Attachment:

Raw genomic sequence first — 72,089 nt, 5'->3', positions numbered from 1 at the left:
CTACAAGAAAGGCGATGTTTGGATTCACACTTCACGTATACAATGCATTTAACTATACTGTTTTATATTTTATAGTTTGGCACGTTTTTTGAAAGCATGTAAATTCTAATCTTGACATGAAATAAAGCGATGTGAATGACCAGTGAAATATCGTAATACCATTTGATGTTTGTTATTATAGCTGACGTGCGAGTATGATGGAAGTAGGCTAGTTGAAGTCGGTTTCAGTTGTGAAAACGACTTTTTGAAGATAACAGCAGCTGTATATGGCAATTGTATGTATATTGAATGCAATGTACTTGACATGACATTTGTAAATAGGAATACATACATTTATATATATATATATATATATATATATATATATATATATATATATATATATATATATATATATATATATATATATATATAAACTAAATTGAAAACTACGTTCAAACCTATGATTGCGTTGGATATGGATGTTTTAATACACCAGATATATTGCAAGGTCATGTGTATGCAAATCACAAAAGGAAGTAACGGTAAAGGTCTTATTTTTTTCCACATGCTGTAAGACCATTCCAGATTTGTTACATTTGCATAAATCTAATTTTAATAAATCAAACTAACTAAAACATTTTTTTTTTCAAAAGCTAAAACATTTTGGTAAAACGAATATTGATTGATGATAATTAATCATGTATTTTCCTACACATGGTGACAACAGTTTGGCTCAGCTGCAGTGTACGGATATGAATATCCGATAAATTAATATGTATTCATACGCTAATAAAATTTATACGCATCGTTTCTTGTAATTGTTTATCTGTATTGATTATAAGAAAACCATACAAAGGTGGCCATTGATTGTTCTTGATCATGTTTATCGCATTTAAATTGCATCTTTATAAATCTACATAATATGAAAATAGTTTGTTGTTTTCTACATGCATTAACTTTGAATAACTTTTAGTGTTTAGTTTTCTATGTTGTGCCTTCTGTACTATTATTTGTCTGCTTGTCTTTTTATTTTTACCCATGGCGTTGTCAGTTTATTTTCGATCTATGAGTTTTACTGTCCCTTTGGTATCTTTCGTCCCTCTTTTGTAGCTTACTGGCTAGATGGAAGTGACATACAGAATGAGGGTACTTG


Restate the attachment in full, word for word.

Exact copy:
Raw genomic sequence first — 72,089 nt, 5'->3', positions numbered from 1 at the left:
CTACAAGAAAGGCGATGTTTGGATTCACACTTCACGTATACAATGCATTTAACTATACTGTTTTATATTTTATAGTTTGGCACGTTTTTTGAAAGCATGTAAATTCTAATCTTGACATGAAATAAAGCGATGTGAATGACCAGTGAAATATCGTAATACCATTTGATGTTTGTTATTATAGCTGACGTGCGAGTATGATGGAAGTAGGCTAGTTGAAGTCGGTTTCAGTTGTGAAAACGACTTTTTGAAGATAACAGCAGCTGTATATGGCAATTGTATGTATATTGAATGCAATGTACTTGACATGACATTTGTAAATAGGAATACATACATTTATATATATATATATATATATATATATATATATATATATATATATATATATATATATATATATATATATATATATATATAAACTAAATTGAAAACTACGTTCAAACCTATGATTGCGTTGGATATGGATGTTTTAATACACCAGATATATTGCAAGGTCATGTGTATGCAAATCACAAAAGGAAGTAACGGTAAAGGTCTTATTTTTTTCCACATGCTGTAAGACCATTCCAGATTTGTTACATTTGCATAAATCTAATTTTAATAAATCAAACTAACTAAAACATTTTTTTTTTCAAAAGCTAAAACATTTTGGTAAAACGAATATTGATTGATGATAATTAATCATGTATTTTCCTACACATGGTGACAACAGTTTGGCTCAGCTGCAGTGTACGGATATGAATATCCGATAAATTAATATGTATTCATACGCTAATAAAATTTATACGCATCGTTTCTTGTAATTGTTTATCTGTATTGATTATAAGAAAACCATACAAAGGTGGCCATTGATTGTTCTTGATCATGTTTATCGCATTTAAATTGCATCTTTATAAATCTACATAATATGAAAATAGTTTGTTGTTTTCTACATGCATTAACTTTGAATAACTTTTAGTGTTTAGTTTTCTATGTTGTGCCTTCTGTACTATTATTTGTCTGCTTGTCTTTTTATTTTTACCCATGGCGTTGTCAGTTTATTTTCGATCTATGAGTTTTACTGTCCCTTTGGTATCTTTCGTCCCTCTTTTGTAGCTTACTGGCTAGATGGAAGTGACATACAGAATGAGGGTACTTG